The mountain region of Tanga are the Usambaras, they consist of two mountain blocks. The smaller East Usambaras lie closer to the coast, are less populated and the primary attractions are the two nature reserves, Amani and Nilo. The West Usambaras are separated from the East by a valley and are approached via the district centre of Lushoto. The Usambaras are part of the Eastern Arc, a world biodiversity hotspot. This exceptional diversity attracts naturalists from all over the world who come to watch birds, study trees and flowers or butterflies. Besides the two nature reserves of the East Usambaras, there are in the Western Usambaras the newly gazetted Magamba Nature Reserve (includes Shume forest), the privately owned and well-protected Mazumbai reserve, and a number of other forest reserves like Shagayu, Mkuzu and Ndelemai.
What to do:
- Forests, which are among the biodiversity hotspots in the world, are best visited with a guide from a number of guide organizations in Lushoto, Mtae and Mambo or guides working for hotels or lodges
- Hike or Bike through the Usambaras for one or more days
- Cultural Walks – These can visit villages, farms, markets and food processors. The mountains are rich in fruits and vegetables. Visit tree and fruit tree nurseries and the Tanzania forest research institute in Jaegertal, Lushoto.
- Tea Factories – Visit a tea factory and learn where your daily cup of tea comes from.
- Viewpoints – The mountains overlook vast plains and on a clear day you can almost see forever (Irente view point, Nyumba ya Mungu, Mambo view point, Mtae views) From the last two you can even see Kilimanjaro!)
- Climb Mtumbi peak (2270m) or Kideghe peak (2215m) the highest peaks in the Usambaras
- Waterfalls – Visit a waterfall after a trek through forest and farmland (Soni waterfalls, Mkuzu waterfalls, and Kideghe falls).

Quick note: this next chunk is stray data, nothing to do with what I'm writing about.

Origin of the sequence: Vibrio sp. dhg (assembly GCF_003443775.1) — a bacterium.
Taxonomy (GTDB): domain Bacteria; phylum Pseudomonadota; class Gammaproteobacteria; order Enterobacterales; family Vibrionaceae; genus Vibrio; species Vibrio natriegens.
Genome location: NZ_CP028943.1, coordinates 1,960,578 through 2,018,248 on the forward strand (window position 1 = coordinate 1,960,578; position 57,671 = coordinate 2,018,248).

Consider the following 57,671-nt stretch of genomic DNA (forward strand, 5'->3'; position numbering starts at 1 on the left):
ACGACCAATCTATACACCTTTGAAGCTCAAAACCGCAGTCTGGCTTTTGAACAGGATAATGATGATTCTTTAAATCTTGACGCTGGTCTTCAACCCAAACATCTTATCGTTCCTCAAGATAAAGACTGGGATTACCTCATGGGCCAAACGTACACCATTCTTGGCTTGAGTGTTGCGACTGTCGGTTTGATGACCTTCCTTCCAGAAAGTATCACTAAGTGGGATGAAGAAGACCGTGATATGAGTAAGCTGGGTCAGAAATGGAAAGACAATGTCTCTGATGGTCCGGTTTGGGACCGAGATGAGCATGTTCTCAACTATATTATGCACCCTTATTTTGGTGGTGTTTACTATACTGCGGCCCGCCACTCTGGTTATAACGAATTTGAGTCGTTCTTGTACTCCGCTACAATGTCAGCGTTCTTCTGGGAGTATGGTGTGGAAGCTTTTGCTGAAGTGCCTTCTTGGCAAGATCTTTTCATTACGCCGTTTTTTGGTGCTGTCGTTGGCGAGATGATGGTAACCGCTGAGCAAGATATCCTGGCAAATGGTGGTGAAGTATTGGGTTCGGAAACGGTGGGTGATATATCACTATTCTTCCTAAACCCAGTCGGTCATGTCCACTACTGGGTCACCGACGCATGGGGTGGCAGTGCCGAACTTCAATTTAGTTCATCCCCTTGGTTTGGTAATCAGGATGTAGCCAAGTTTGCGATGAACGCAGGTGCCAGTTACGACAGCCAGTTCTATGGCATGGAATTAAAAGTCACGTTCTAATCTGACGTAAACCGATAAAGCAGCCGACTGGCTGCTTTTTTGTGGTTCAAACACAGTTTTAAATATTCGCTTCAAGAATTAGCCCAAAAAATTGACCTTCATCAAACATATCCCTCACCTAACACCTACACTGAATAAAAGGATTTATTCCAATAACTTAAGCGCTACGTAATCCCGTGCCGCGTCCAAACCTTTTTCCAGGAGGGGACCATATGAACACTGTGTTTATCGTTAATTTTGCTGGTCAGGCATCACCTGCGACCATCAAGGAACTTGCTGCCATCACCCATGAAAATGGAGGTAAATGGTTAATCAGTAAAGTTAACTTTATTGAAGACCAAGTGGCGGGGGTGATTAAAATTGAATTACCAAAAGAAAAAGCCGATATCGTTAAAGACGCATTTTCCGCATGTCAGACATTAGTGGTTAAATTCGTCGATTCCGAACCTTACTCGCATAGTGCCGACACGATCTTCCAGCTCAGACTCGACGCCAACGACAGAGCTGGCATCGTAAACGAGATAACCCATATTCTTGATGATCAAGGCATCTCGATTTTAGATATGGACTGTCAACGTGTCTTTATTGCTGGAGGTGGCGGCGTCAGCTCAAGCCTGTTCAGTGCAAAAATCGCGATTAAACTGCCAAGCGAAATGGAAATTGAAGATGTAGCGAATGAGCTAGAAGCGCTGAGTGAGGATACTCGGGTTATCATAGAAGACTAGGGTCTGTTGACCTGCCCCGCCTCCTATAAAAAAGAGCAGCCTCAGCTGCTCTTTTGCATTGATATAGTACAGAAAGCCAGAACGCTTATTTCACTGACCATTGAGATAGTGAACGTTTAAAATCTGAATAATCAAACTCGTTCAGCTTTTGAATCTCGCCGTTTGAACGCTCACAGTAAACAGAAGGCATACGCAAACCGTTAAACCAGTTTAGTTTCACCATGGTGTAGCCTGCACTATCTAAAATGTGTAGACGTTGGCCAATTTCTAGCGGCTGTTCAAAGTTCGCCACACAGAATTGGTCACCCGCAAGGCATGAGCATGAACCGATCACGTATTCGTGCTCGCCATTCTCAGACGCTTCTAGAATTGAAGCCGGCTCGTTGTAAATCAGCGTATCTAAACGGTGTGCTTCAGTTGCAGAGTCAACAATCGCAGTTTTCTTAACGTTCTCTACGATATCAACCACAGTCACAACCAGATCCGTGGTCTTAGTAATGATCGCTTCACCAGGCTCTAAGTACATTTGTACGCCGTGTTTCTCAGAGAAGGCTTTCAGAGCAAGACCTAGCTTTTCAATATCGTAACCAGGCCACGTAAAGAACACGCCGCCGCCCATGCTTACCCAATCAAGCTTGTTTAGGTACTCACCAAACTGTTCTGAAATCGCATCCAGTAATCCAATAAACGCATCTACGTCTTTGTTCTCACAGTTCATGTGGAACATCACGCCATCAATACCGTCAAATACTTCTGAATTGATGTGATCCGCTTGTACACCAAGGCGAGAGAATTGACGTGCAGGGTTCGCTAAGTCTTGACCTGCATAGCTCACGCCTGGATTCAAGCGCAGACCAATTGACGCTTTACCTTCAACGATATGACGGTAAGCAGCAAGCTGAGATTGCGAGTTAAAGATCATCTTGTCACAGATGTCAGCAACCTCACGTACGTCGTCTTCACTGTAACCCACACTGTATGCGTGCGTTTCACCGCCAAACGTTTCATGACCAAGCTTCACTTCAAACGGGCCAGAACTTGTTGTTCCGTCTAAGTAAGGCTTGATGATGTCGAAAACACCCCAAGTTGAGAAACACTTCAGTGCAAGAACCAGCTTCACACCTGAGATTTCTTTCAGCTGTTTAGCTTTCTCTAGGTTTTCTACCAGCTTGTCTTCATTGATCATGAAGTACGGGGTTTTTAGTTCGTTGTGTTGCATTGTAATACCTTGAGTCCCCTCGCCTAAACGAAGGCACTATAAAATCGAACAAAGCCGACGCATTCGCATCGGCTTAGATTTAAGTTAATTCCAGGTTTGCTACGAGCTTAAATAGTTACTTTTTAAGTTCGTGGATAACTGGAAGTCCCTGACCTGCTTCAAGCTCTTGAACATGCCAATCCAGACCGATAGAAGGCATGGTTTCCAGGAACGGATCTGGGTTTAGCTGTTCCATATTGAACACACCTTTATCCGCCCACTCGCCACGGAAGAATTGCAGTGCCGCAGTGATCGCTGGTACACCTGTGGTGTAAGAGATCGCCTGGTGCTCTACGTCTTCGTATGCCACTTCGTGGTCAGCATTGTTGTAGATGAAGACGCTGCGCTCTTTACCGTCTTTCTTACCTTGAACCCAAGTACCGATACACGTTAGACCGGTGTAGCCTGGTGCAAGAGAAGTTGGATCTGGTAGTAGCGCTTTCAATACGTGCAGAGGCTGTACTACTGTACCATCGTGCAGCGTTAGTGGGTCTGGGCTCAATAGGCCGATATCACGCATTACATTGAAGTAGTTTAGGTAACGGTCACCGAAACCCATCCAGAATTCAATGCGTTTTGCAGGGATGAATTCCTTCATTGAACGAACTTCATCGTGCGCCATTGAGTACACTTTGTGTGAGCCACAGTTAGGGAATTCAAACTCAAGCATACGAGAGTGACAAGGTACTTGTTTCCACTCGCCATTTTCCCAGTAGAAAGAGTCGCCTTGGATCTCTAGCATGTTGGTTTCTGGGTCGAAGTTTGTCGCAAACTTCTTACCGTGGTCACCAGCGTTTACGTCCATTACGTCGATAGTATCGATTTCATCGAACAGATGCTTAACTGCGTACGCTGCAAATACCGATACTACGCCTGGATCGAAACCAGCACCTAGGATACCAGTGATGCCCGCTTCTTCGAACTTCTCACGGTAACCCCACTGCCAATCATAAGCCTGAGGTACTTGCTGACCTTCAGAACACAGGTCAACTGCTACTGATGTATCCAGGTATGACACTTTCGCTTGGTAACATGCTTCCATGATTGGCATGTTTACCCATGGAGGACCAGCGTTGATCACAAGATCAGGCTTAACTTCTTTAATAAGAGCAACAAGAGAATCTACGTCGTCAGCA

- Historical Places – Old buildings from the German colonial time on Boma road in Lushoto; from the police station, up the road to the district office, passing the post office building (built 1913). The State house situated on the road up to Magamba was built for the German Kaiser and it today used by the government. Also near Mambo some old German farms are found.
Relax on your dream vacation on one of the untouched beaches of the Tanzanian mainland coastline.
What to do:
- Sand Banks – A daytrip to one of the many sand islands in the area for some snorkelling, swimming, diving or simply enjoying the beautiful turquoise sea.
- Sailing – Get a glimpse of the African sailing tradition and cruise along the coastline in a ngalawa (canoe) or a traditional dhow.
- Fishing – Enjoy a day trip fishing with local fishermen.
- Kayaking – Looking for some adventure, then take a kayak and paddle out from the beach and view the coastline from afar.
- Windsurfing – with great winds throughout most of the year and warm water temperatures, windsurfing is a great way to get active and spend your time at the beach. Beginner’s courses are also offered.
With Maziwe Island Marine Reserve, located 15 nautical miles off the coast of Pangani, the Coelacanth Marine Park, just off the coast of Tanga, and many more reefs and sandbanks, Tanga Region offers many opportunities to explore the underwater world of the Indian Ocean.